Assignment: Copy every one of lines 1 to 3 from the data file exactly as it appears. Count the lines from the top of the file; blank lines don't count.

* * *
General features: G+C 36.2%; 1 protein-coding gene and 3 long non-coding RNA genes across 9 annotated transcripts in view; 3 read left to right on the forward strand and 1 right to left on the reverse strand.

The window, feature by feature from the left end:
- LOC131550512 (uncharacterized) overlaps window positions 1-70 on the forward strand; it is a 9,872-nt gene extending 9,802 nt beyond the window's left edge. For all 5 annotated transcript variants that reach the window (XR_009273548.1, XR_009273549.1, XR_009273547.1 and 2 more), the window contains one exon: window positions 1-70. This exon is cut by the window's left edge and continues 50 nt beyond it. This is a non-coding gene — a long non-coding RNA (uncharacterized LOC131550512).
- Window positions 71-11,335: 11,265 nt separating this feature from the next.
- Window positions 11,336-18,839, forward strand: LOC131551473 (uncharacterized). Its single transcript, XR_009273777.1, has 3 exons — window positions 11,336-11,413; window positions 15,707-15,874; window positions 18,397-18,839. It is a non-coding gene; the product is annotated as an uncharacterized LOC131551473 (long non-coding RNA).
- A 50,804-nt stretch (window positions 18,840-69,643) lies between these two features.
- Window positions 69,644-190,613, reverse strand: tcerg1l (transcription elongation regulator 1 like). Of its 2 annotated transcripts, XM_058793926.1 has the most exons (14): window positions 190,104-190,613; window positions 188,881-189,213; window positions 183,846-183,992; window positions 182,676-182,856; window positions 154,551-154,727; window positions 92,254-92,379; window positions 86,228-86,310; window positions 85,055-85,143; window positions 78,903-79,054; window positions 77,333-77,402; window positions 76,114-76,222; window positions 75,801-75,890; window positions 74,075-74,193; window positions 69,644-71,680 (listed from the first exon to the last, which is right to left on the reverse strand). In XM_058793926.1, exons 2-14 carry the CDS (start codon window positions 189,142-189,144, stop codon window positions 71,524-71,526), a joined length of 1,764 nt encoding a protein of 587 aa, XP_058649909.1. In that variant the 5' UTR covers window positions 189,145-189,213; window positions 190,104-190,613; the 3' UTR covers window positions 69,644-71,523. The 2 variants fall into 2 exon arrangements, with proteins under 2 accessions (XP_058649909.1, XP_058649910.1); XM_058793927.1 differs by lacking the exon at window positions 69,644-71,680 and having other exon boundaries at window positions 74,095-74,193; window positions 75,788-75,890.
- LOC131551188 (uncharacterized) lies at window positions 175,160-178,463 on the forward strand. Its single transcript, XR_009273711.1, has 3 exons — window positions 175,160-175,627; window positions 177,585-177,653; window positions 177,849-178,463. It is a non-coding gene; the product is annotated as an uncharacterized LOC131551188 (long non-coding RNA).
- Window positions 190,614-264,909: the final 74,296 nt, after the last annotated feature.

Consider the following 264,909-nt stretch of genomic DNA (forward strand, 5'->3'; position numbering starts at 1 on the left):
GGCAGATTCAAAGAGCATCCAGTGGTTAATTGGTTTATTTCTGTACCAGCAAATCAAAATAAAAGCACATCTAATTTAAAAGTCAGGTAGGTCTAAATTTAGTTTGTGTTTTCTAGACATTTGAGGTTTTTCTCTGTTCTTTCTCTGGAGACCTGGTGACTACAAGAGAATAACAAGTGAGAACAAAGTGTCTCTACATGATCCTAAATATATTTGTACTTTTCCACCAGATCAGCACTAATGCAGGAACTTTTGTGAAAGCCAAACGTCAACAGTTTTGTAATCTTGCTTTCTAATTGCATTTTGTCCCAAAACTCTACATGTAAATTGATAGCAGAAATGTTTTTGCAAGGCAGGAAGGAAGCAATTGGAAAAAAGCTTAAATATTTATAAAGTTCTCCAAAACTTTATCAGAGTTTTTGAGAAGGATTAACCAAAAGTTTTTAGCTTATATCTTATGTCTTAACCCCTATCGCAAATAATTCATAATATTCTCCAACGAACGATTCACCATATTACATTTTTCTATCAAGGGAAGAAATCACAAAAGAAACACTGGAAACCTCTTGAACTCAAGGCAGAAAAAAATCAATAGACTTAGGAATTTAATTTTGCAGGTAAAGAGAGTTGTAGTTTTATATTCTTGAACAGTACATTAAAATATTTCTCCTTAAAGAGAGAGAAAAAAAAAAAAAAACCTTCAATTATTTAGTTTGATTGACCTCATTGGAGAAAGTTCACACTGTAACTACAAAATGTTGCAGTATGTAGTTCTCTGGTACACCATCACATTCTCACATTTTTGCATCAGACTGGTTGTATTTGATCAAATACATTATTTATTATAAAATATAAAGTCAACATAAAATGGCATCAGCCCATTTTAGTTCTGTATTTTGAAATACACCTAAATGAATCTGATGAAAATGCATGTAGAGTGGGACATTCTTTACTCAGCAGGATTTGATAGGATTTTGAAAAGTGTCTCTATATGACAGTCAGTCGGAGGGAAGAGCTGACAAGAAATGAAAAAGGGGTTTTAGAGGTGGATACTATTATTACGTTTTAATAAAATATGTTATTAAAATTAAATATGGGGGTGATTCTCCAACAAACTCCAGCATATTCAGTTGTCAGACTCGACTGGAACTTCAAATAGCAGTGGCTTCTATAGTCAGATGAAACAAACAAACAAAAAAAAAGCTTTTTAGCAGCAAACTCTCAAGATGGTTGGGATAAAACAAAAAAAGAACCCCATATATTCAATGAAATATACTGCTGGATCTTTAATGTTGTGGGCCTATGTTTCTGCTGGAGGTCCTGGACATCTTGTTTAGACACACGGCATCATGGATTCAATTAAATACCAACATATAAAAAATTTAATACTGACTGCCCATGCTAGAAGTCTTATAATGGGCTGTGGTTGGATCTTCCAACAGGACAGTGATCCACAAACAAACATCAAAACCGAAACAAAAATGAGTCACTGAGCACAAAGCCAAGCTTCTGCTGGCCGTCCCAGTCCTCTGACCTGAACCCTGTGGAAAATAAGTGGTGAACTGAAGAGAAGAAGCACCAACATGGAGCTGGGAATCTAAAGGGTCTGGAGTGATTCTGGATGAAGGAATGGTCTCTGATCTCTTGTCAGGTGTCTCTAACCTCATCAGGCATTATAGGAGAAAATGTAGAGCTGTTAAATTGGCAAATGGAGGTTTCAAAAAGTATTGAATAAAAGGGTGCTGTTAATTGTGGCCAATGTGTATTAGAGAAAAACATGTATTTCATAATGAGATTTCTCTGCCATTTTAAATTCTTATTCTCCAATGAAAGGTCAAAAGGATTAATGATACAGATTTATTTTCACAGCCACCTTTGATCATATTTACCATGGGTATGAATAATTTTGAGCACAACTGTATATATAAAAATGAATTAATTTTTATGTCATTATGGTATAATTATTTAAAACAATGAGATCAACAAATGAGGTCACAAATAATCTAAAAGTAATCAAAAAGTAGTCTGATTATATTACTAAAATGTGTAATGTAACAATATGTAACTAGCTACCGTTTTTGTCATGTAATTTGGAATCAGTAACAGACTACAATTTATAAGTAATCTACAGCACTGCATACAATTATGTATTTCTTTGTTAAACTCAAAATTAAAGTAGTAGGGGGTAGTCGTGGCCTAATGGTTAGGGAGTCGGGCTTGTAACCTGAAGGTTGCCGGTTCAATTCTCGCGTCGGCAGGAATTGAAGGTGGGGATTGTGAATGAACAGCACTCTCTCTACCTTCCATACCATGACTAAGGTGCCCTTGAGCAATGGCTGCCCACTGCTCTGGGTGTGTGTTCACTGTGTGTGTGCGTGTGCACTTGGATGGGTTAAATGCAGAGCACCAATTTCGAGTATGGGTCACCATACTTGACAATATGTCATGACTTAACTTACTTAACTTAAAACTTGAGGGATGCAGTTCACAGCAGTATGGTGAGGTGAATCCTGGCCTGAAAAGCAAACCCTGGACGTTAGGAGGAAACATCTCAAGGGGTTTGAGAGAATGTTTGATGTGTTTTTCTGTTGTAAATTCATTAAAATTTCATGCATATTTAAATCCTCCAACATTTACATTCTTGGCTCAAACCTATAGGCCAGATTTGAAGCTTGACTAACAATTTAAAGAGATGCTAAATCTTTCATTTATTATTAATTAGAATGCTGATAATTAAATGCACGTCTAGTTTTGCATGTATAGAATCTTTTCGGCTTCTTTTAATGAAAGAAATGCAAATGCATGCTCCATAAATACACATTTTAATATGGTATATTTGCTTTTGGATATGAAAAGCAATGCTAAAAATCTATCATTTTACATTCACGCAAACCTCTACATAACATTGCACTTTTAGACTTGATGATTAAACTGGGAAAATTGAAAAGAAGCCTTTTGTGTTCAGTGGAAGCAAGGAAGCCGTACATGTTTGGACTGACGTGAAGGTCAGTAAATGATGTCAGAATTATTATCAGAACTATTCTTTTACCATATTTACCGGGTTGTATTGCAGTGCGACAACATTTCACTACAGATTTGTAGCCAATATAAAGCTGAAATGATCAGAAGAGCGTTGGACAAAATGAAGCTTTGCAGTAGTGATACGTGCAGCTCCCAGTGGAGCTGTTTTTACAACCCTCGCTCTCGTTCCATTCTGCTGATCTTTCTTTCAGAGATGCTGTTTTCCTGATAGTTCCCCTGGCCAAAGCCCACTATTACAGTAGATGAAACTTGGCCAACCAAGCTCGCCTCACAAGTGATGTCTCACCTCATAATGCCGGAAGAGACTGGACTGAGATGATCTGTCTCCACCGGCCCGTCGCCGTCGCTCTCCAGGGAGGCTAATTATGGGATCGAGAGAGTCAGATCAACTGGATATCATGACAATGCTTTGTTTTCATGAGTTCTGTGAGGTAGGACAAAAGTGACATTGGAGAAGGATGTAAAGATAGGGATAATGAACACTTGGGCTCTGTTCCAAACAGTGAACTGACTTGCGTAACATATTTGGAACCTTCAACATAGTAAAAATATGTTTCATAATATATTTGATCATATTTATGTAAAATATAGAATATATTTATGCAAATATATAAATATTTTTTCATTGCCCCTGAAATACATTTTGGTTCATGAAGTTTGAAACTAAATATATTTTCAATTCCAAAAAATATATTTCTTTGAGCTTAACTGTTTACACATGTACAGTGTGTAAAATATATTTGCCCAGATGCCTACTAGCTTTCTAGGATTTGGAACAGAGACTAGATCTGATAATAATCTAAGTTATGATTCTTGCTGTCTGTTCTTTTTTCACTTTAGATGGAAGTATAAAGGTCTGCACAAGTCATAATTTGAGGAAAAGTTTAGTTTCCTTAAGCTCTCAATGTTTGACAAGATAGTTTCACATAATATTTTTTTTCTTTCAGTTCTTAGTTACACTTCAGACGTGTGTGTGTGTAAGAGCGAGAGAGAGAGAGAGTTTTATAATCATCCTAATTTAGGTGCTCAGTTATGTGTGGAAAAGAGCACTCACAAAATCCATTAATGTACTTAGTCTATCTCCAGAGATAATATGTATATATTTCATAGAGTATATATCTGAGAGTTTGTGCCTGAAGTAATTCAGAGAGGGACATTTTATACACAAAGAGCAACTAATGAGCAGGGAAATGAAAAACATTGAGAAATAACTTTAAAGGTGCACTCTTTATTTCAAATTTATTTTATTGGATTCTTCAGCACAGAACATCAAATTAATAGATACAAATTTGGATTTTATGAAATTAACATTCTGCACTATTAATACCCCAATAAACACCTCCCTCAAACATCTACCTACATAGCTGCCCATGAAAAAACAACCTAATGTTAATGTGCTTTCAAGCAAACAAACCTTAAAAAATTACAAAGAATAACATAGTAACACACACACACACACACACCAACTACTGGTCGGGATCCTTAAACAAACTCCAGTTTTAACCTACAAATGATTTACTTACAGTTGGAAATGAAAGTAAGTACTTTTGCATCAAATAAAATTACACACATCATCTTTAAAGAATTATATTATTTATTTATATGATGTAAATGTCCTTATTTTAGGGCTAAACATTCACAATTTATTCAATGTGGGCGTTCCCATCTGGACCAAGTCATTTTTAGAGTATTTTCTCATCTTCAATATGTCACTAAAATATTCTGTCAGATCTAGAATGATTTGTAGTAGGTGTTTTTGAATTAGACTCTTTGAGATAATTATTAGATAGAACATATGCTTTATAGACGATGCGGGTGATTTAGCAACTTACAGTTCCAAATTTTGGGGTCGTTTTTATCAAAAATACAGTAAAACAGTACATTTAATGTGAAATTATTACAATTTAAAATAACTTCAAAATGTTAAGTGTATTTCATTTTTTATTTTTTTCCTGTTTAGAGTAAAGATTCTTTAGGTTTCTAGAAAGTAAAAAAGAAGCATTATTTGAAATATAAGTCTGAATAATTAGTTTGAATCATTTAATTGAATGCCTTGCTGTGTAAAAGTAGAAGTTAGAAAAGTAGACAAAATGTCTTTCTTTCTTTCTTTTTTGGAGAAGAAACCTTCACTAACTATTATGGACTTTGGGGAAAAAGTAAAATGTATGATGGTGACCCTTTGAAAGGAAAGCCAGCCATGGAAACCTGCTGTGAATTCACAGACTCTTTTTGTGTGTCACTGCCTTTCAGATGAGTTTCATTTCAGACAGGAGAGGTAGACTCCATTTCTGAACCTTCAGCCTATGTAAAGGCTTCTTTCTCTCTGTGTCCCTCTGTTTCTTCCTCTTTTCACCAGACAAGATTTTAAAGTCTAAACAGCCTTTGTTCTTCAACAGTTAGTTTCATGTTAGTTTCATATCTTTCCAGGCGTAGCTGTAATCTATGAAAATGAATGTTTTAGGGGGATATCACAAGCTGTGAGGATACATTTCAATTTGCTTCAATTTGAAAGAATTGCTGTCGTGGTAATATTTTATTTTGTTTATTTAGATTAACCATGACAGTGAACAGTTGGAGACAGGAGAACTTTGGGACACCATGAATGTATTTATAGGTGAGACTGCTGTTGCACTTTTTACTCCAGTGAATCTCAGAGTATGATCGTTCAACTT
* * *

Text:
General features: G+C 36.2%; 1 protein-coding gene and 3 long non-coding RNA genes across 9 annotated transcripts in view; 3 read left to right on the forward strand and 1 right to left on the reverse strand.

The window, feature by feature from the left end:
- LOC131550512 (uncharacterized) overlaps window positions 1-70 on the forward strand; it is a 9,872-nt gene extending 9,802 nt beyond the window's left edge. For all 5 annotated transcript variants that reach the window (XR_009273548.1, XR_009273549.1, XR_009273547.1 and 2 more), the window contains one exon: window positions 1-70. This exon is cut by the window's left edge and continues 50 nt beyond it. This is a non-coding gene — a long non-coding RNA (uncharacterized LOC131550512).